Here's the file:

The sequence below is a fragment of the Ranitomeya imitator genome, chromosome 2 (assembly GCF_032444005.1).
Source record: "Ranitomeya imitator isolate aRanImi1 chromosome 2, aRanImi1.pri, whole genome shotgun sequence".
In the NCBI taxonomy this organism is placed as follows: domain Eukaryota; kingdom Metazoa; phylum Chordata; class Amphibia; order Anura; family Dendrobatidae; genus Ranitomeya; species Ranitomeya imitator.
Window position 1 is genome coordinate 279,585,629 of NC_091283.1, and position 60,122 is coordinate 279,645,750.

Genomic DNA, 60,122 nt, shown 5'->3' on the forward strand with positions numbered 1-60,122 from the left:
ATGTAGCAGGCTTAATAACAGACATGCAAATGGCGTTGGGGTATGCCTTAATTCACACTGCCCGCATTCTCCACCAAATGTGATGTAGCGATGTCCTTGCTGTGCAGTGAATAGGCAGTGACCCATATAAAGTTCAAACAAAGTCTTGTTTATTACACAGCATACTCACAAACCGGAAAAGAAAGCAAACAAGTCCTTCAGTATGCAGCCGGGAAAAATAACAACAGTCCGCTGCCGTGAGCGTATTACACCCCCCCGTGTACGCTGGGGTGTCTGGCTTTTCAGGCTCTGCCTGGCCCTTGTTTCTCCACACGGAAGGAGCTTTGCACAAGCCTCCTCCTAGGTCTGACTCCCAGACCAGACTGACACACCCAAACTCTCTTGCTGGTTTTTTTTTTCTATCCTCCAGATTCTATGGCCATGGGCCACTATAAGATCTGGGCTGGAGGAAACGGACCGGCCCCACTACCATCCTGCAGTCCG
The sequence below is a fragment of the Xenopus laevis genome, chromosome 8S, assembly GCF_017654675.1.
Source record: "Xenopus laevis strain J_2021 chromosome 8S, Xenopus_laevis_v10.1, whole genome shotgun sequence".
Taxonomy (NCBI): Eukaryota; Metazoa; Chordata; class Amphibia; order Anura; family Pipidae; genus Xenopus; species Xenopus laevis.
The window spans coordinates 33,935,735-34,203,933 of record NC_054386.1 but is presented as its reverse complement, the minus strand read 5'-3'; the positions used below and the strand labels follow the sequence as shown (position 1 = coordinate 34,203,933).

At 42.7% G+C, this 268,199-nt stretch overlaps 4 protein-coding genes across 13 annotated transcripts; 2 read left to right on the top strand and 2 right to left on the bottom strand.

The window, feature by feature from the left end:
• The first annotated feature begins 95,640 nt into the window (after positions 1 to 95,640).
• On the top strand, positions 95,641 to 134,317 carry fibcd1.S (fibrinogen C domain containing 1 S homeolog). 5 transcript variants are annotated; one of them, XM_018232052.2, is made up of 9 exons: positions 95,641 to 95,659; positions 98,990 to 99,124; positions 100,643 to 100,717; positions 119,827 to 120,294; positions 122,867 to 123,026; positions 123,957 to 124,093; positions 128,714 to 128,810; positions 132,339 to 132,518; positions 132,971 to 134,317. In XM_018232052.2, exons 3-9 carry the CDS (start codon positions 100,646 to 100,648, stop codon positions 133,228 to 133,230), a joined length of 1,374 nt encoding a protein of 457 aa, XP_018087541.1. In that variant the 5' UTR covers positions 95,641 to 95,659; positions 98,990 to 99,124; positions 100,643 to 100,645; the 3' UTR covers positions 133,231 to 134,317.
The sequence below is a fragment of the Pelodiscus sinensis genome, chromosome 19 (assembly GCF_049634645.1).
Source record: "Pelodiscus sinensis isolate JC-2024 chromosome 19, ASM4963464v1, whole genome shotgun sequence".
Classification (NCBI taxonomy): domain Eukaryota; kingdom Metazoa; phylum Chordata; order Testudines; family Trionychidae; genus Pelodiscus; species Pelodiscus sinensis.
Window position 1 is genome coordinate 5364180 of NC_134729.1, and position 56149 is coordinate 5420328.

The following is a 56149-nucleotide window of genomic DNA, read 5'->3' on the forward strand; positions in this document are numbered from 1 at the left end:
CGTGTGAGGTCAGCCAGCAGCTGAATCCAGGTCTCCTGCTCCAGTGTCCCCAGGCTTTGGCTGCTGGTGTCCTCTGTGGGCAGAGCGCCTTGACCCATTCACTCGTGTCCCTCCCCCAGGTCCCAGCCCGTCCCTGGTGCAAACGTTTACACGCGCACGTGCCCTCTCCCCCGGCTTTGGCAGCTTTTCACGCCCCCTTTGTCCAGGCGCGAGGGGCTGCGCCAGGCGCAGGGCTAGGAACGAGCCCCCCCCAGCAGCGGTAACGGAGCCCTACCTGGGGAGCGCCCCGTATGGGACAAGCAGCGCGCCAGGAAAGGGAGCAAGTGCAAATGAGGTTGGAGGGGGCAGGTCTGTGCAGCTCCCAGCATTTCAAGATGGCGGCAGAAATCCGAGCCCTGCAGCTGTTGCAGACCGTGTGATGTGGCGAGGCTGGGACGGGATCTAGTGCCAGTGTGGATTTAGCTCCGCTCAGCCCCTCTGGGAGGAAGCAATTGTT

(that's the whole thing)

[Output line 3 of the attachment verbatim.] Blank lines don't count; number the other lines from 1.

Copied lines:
In the NCBI taxonomy this organism is placed as follows: domain Eukaryota; kingdom Metazoa; phylum Chordata; class Amphibia; order Anura; family Dendrobatidae; genus Ranitomeya; species Ranitomeya imitator.